Mass-produced beer? You’re soaking in it—and sometimes, as this foamy exposé relates, under the guise of a trendy indie label.
Every hipster worthy of his chest-length beard may be a connoisseur of artisanal beer these days, but that wasn’t always the case. Just a few decades ago, apart from homebrew wizards who made grog in their basements, the ordinary stuff of American consumption was watery, sudsy, corporate lager. Then came the pioneering heroes, foremost among them John and Greg Hall’s Goose Island brewpub, a well-kept Chicago secret much beloved of drinkers. Goose Island innovated constantly, particularly by aging its brew in whiskey barrels, a technique that soon, as Chicago Tribune beer maven Noel writes, “became a necessity for any ambitious brewery.” Goose Island plied a lonely trade for a time; as the author notes, “the only craft brands with velocity in the city were Sam Adams Boston Lager…and Pete’s Wicked Ale.” Even there, the most popular of Goose Island’s many experiments was a blonde ale that was as close as it came to brewing a mass-produced beer. There’s portent there, and in Goose Island’s later production of a pilsner that was even closer to store-bought stuff, for when Anheuser-Busch came calling, the owners were only too glad to sell out, and to “the company that had spent decades thwarting the American beer industry with confusion, trickery, and dullness.” That big companies swallow up the little innovators is a standard plank in corporate capitalism, and Noel’s offended sensibility can be a little heavy-handed at times. However, Goose Island may prove an outlier, for, as the author also notes, whereas when Goose Island began, craft beers and their makers were rare, now there are northward of 2,500 breweries in the U.S., so that “after decades of Big Beer’s bland dominance, American beer is rife with choice.”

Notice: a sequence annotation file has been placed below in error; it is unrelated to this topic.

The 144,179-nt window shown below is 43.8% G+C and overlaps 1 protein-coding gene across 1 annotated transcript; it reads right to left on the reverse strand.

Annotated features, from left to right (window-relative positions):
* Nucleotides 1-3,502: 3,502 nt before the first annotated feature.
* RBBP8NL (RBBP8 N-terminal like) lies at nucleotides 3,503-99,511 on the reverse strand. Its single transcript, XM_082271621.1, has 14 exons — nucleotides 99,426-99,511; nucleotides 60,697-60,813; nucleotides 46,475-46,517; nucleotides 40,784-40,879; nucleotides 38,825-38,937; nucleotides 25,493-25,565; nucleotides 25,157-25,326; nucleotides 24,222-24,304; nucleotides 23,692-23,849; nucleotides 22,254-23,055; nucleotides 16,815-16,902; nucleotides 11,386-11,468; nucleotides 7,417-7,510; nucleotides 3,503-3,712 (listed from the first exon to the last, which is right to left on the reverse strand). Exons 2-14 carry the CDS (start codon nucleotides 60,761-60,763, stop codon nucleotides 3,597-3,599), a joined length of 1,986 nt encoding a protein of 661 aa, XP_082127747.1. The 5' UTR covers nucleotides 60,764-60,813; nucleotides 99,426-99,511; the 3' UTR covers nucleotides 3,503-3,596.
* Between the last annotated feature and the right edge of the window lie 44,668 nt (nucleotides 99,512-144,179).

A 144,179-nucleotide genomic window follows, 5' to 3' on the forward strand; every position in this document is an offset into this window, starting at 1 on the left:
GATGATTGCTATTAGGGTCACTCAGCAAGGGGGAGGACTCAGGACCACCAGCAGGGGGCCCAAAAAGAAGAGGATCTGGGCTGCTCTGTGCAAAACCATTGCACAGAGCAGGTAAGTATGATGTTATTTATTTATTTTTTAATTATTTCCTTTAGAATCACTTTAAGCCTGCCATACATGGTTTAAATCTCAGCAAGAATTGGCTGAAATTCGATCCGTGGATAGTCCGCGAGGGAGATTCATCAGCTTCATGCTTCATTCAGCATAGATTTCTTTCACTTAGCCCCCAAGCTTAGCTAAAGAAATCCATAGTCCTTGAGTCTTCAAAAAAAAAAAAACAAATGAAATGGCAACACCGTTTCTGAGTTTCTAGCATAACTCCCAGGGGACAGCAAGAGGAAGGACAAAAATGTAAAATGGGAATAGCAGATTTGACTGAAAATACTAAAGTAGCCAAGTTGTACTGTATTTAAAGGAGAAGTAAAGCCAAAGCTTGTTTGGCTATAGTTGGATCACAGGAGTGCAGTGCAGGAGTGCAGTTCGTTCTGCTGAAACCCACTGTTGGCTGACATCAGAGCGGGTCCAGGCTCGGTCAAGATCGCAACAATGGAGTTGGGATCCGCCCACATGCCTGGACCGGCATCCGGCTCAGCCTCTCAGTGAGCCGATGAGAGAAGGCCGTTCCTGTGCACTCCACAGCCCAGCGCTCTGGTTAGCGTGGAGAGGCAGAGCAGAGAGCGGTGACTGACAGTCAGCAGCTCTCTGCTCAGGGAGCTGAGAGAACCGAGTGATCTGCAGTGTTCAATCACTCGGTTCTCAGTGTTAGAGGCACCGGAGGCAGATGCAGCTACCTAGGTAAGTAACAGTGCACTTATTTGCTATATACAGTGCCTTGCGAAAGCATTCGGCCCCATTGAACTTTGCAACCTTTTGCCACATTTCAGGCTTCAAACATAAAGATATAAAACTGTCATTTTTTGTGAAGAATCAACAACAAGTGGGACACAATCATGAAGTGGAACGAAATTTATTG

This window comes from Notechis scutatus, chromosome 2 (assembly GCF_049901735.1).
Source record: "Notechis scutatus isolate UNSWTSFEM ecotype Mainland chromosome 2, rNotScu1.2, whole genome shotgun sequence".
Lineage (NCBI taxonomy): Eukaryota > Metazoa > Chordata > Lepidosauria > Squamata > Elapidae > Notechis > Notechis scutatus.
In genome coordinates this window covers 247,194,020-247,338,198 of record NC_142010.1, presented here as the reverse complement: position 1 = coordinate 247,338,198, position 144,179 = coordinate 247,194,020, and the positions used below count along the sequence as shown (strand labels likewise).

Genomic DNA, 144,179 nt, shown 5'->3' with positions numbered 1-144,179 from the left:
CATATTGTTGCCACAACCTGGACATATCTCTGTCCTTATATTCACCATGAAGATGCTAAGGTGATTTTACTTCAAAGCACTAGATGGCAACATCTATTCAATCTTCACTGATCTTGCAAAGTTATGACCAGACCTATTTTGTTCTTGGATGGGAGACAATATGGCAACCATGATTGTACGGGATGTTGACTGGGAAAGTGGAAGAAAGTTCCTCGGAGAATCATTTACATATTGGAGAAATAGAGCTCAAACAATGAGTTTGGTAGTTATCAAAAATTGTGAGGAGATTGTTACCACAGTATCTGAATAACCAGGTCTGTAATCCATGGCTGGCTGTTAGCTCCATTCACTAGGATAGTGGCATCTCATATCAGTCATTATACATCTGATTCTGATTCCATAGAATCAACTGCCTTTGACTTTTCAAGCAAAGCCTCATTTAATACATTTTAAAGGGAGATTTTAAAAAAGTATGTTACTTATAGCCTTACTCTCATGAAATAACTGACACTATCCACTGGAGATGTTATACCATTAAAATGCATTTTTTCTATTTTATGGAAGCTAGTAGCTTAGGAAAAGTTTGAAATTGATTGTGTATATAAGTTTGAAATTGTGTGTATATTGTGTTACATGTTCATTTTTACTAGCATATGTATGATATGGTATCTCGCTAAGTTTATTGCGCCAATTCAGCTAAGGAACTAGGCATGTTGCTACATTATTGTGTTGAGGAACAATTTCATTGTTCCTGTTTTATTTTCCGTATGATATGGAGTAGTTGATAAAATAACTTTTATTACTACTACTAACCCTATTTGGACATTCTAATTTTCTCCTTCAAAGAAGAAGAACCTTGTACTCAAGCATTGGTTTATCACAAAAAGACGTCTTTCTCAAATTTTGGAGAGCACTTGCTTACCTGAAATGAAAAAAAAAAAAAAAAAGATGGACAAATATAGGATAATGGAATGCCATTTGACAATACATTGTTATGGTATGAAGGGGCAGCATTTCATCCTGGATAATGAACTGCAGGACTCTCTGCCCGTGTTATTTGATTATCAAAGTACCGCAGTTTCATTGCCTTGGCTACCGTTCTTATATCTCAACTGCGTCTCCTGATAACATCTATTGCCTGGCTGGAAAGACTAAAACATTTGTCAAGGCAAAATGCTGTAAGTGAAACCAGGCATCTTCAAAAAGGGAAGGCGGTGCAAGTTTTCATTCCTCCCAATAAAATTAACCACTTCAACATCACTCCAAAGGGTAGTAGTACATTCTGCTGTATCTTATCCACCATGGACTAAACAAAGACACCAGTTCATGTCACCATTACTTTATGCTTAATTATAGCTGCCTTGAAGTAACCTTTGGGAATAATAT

Fans of good beer will enjoy Noel’s explorations, which make for a useful cautionary tale as well.